The bigger they are, the harder they fall. The old saying is ringing true in the consulting world lately as firms once regarded as top in the industry have begun to downsize due to the cuts in IT spending and industry shakeups like the Enron downfall. The leaner times have created increased competition for consulting work.

Midsize firms have found at least one way to benefit from the demise of large firms and to get an edge on the competition: Recruit experienced consultants who are on the job market. That’s one strategy that David Joubran said his firm is using to gain leverage in a tight market. Joubran is the president and CEO of Acumen Solutions, a management and technology consulting firm that focuses on the communications and financial services industries and has about 170 employees.

In an interview with TechRepublic, Joubran talked about the two strategies his firm is employing to compete effectively for consulting work: hiring experienced consultants from larger firms and advertising his firm’s technological know-how and business savvy. These tactics match recommendations from the Information Technology Services Marketing Association (ITSMA), a firm that conducts market research and tracks trends in the consulting and technology industries.

Rob Leavitt, the director of member advocacy for the ITSMA, said that the tight restrictions on spending may give small- to medium-size firms with a specialty or vertical market niche an advantage.

“The big firms have become so expensive, and their overheads are so great that the buyers are really swallowing hard before signing some of those deals,” he said. “So as a smaller firm you can often go in and show just as much expertise for a much more reasonable price.”

Find the expertise to convince wary clients
Joubran said having more executives to please on the buyer side means consultants need premium skill sets that include experience with sales and building client relationships. For example, he said that within the communications industry, his firm has seen an increase in the number of meetings and presentations required for a client to make a decision.

“Now it’s a much more rigorous process as they need to justify every dollar spent and make sure that their return on investment models are as tight as possible,” Joubran said.

To find the consultants with the right combination of technical experience and sales savvy, Acumen Solutions has been actively recruiting consultants with 15 to 20 years of experience and the ability to manage senior-level relationships, Joubran said. Luckily for midsize firms like Joubran’s, consultants with that level of experience are on the move these days and willing to accept offers from smaller firms. Joubran said his firm has been primarily hiring from large system integration companies.

Competition from newly formed firms
Some of the consultants who have left large firms may prove to be competition for midsize firms, according to Leavitt. He said that many experienced consultants are choosing to set up virtual consultancies, in which individual practitioners set up a network and bring in deals with little overhead, instead of joining an established firm. One example of this is the Huron Consulting Group, which was established by 25 former Andersen partners in Chicago. The firm already has 75 clients and plans to expand internationally.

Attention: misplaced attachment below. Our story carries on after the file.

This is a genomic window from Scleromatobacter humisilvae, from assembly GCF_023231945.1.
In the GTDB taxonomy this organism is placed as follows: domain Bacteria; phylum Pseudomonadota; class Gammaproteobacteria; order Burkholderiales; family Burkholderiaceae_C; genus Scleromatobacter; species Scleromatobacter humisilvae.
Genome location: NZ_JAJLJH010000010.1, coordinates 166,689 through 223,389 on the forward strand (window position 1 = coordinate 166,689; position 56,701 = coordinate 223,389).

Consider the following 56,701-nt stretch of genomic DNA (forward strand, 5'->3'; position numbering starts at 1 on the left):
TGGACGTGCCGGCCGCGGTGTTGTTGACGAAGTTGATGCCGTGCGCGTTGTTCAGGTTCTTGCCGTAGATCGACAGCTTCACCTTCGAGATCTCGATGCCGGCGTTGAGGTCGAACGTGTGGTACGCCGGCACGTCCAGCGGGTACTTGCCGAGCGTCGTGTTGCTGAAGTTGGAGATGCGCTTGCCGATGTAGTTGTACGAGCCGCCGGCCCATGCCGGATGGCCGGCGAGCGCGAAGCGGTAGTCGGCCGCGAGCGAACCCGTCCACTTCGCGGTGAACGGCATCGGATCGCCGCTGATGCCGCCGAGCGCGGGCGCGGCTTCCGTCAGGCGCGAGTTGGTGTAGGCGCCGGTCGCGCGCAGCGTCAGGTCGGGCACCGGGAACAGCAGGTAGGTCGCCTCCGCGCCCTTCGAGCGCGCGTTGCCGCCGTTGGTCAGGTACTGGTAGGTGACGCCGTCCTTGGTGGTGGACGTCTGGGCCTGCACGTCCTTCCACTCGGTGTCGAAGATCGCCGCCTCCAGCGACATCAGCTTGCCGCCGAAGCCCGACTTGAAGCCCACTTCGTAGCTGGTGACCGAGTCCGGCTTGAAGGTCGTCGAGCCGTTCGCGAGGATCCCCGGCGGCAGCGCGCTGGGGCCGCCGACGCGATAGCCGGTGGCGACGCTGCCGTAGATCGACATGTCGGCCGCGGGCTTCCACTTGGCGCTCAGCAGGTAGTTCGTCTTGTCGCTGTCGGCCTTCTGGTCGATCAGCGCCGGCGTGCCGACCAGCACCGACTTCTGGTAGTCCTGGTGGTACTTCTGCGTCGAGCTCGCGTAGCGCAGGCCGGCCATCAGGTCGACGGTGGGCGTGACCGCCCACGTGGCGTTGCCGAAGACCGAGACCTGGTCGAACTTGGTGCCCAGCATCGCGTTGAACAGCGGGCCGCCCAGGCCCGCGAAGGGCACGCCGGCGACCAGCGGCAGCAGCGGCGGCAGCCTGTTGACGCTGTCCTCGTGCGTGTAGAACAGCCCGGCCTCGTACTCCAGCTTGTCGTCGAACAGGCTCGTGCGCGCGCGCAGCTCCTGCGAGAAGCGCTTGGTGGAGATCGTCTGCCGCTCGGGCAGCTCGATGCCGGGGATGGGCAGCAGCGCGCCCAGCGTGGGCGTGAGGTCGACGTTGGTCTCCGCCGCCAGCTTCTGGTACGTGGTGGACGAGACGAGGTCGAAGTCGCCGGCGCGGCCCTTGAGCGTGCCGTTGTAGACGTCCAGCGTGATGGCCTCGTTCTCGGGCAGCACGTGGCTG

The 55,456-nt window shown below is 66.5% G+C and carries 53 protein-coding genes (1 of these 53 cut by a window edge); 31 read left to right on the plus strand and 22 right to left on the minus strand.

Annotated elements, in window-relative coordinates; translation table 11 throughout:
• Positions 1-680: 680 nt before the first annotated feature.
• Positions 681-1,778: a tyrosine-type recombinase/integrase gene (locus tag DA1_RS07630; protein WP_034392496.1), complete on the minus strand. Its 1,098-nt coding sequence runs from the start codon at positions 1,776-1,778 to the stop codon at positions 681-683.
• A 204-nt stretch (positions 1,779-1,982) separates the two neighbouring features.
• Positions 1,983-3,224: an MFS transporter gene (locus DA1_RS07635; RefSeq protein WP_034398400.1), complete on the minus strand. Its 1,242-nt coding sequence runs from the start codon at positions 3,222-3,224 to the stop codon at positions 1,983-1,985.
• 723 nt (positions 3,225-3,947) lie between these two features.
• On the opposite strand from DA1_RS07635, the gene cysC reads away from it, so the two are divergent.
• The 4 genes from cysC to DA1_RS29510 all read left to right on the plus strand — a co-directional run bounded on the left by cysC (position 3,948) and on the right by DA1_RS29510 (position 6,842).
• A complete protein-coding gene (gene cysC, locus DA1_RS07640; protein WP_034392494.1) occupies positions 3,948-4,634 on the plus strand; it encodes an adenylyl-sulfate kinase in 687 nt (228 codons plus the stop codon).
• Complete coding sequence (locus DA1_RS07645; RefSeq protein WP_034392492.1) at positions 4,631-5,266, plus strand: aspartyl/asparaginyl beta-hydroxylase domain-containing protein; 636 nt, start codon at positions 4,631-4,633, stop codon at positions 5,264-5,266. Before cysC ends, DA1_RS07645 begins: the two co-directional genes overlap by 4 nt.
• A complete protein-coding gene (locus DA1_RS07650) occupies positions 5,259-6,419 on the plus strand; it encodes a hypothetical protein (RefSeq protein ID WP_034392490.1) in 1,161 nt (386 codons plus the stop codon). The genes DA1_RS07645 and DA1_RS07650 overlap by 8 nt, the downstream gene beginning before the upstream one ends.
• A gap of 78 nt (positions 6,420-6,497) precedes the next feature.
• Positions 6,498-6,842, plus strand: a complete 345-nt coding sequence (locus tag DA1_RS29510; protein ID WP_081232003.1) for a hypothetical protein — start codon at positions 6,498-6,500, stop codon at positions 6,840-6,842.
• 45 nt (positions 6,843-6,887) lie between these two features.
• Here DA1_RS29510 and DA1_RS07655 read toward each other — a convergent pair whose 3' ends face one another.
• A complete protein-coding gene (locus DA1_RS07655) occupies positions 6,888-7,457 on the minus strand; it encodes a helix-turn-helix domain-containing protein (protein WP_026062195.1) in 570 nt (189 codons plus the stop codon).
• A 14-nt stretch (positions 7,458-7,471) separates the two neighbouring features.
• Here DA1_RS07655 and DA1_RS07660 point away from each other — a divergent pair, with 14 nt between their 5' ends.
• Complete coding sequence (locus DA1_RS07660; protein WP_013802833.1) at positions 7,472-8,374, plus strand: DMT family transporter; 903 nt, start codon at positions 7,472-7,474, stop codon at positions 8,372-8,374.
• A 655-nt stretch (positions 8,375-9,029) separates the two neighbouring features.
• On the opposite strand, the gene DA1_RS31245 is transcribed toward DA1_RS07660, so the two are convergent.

Advertise your firm’s expertise and experience
In addition to recruiting top talent, Joubran said his firm is going to make sure current and potential clients know about Acumen Solutions’ expertise and experience through speaking engagements and advertisements for Acumen’s achievements.

As an example, Joubran cited an announcement on Acumen’s Web site that the firm has been chosen as a finalist for 2002’s Billing World Excellence Award in the “Achievement in Innovation” category. The nomination is credited for assisting Nextel Communications Inc. replace its customer care and billing systems (CC&B). Acumen created a centralized reporting system, the Executive Dashboard, which collected and reported on critical data points surrounding the conversion to the new CC&B system.

Joubran said his firm, along with Nextel, spoke about the innovation at the Billing World 2002 Convention in June 2002 at the Baltimore Convention Center. He said opportunities like the convention that promote Acumen’s accomplishments can help make future sales or increase the likelihood of repeat business with current clients.

“There are a lot of technology companies out there, but when you come to the table with strong technical knowledge and then layer that on top with very strong industry expertise, that makes a much stronger pitch, it makes the sale a little easier, and it makes us more likely to be in that running,” Joubran said.

Promoting this expertise may help firms gain more business and convince clients they’re worth their consulting fees. A recently released ITSMA study shows that despite economic pressures, clients will choose professional services based on a firm’s capabilities rather than low cost. To stay in the running, firms should show potential clients implementations that provided measurable benefits with minimal risk, according to Julie Schwartz, ITSMA’s vice president of research and author of the report.

“There is tremendous opportunity for vendors that position themselves as savvy industry experts who follow through and do what they say they are going to do, customize their solutions, share their knowledge, and are responsive to client needs for flexibility and scalability,” she said.

How are you remaining competitive?

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